- By far the biggest mistake post-tribulationists have made in their attack on the rapture is their claim that the pretribulation rapture was never taught before 1830. In fact, John L. Bray, a Southern Baptist Evangelist, offered $500 to anyone who could prove that someone taught the rapture doctrine prior to MacDonald's 1830 vision. John L. Bray was first proven wrong when in a newsletter. Bray wrote, "Then my own research indicated that it was Emmanuel Lacunza, a Jesuit Catholic priest, who in the 1812 book "The Coming of Messiah in Glory and Majesty," first taught this theory." Bray stuck his neck out again when he made another $500 offered to anyone who could provide a documented statement earlier than Lacunza's 1812 writings. Well, apparently he had to cough up the 500 bucks. I quote him again, "I offered $500.00 to anyone who would give a documented statement earlier than Lacunza's time which taught a two-stage coming of Christ separated by a stated period of time. No one ever rightfully claimed that $500.00 offer until someone found writings that forced Bray to write the following: "Now I have the Photostat copies of a book published in Philadelphia, Pennsylvania, in 1788 but written in 1742-1744 in England, which taught the pretribulation rapture before Lacunza." Lately, a number of other sources have been location that teach the pretribulation rapture - some written as early as the second century. Now where does this leave Margaret MacDonald?
In my life here on earth, I've made a number of observations that I regard as undeniable truths. One of these is the fact that the truth will suffer attacks with no one defending it, while a lie will be allowed to proliferate with no one challenging it. This is what seems to have taken place in the rapture's case. For years-on-end, anti-rapturists have been allowed to freely attack pretribulationism. One assailant called the rapture the mark of the beast while another remarked that when Jesus returns at the battle of Armageddon, He will fight against those who believe in the rapture. The men that should have been contending for the rapture, for the most part, just sat there saying, "That may be your opinion." Finally, it appears that those who hold to a pretribulation rapture are starting to counter these ridiculous charges. A number of books have been published that cite several pre-MacDonald sources that describe a raptured Church. The author Grant Jeffrey deserves a good deal of the praises for his work in discovering many these pre-MacDonald sources.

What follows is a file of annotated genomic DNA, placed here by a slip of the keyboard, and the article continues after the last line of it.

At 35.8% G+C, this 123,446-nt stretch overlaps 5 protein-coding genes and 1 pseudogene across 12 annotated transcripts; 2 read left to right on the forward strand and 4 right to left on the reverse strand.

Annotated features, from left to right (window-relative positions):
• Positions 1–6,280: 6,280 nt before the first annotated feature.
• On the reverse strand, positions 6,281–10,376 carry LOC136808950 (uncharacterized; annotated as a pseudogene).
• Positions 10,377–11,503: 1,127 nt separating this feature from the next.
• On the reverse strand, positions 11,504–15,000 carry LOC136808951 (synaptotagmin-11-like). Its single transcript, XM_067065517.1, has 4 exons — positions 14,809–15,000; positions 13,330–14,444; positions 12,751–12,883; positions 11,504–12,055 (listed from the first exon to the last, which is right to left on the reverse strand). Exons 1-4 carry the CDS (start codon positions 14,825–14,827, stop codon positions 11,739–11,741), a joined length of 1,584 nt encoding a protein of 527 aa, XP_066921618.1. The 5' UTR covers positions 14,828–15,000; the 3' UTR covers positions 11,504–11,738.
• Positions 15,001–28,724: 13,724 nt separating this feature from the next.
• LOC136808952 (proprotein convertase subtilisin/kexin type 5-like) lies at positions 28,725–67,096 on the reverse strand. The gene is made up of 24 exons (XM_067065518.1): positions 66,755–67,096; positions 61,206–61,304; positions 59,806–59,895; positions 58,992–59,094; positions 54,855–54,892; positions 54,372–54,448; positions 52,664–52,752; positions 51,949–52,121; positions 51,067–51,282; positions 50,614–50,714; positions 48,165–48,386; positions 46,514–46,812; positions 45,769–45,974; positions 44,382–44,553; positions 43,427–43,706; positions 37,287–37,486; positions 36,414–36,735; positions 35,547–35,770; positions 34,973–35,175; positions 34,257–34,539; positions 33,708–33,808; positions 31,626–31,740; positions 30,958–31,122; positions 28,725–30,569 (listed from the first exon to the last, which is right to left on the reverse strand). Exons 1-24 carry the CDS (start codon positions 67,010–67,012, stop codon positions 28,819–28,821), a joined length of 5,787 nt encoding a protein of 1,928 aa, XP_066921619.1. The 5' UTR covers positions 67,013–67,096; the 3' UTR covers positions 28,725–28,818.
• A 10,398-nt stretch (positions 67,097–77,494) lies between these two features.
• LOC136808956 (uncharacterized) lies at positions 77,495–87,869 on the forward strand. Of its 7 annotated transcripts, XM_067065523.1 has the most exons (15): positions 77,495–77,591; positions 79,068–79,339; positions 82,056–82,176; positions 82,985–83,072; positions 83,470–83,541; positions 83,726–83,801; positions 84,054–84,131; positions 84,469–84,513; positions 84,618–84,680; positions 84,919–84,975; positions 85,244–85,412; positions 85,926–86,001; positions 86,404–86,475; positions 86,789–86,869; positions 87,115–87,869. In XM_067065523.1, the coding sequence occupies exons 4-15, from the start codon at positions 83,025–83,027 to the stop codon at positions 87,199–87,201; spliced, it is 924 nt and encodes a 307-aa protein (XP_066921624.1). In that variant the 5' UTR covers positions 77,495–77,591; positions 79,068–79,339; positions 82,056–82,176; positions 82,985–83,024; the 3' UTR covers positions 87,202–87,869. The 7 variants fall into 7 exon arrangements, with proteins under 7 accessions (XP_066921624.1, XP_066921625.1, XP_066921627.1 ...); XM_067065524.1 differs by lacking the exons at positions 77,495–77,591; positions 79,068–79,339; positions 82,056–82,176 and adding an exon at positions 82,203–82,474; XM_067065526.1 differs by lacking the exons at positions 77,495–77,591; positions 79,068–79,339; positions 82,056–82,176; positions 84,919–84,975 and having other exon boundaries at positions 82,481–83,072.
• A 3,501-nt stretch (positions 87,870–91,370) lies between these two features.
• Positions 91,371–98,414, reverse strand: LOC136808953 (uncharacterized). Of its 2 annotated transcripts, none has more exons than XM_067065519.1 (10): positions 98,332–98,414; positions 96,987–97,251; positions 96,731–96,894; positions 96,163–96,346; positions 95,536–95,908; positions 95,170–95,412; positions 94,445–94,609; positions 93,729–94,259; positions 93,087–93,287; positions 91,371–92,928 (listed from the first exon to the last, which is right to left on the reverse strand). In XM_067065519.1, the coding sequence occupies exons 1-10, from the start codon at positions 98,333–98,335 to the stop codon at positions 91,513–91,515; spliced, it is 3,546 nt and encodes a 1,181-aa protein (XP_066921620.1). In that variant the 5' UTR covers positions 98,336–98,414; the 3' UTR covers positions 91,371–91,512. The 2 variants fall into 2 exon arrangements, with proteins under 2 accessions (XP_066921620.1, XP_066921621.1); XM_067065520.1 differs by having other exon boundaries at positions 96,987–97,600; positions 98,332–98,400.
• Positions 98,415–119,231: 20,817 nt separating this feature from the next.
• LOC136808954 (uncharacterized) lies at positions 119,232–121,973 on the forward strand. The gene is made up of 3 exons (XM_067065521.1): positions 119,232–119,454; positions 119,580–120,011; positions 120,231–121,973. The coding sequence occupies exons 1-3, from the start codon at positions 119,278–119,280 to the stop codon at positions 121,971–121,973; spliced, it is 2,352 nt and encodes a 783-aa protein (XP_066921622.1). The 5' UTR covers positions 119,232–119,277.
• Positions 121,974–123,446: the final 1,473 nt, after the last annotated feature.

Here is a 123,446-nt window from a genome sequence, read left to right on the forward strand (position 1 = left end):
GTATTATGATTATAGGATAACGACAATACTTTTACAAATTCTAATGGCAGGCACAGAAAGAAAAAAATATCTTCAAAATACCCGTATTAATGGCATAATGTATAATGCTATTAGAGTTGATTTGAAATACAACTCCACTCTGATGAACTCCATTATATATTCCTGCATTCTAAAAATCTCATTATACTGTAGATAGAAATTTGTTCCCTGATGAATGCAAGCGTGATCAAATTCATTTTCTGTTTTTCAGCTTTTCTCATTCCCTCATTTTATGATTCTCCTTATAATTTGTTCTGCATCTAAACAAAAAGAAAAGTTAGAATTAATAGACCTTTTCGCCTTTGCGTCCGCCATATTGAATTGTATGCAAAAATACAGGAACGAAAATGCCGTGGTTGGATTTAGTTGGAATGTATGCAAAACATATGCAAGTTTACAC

As far as being able to find the pretribulation rapture in the Bible, I do not think everyone needs to be a rocket scientist to discover it. I am unable to vouch for everyone else, but for me, locating the rapture doctrine in the Bible was as simple as finding evidence that Jesus Christ is Messiah.
The evidence that Christians believed in the rapture long before MacDonald does not seem to have sunk into the minds of those opposed to the rapture. They still teach that she is the founder of pretribulationism. When someone is presented with overwhelming proof that what they believed to be the truth is in fact wrong, and they refuse to except that truth, then you certainly have to conclude that they are in spiritual darkness.
I would like to end by saying that there is no evidence whatsoever pointing to MacDonald as the source of pretribulationism. Every major prophetic author alive today claims the word of God as their foundation for believing in the rapture. Both Jesus Christ and the Apostle Paul together made statements that clearly establish the rapture doctrine. Jesus said in (Matthew 25:13) Watch therefore, for ye know neither the day nor the hour wherein the Son of man cometh," and Paul in (1 Thessalonians 4:16-18) "For the Lord himself shall descend from heaven with a shout, with the voice of the archangel, and with the trump of God: and the dead in Christ shall rise first: Then we which are alive [and] remain shall be caught up together with them in the clouds, to meet the Lord in the air: and so shall we ever be with the Lord. Wherefore comfort one another with these words."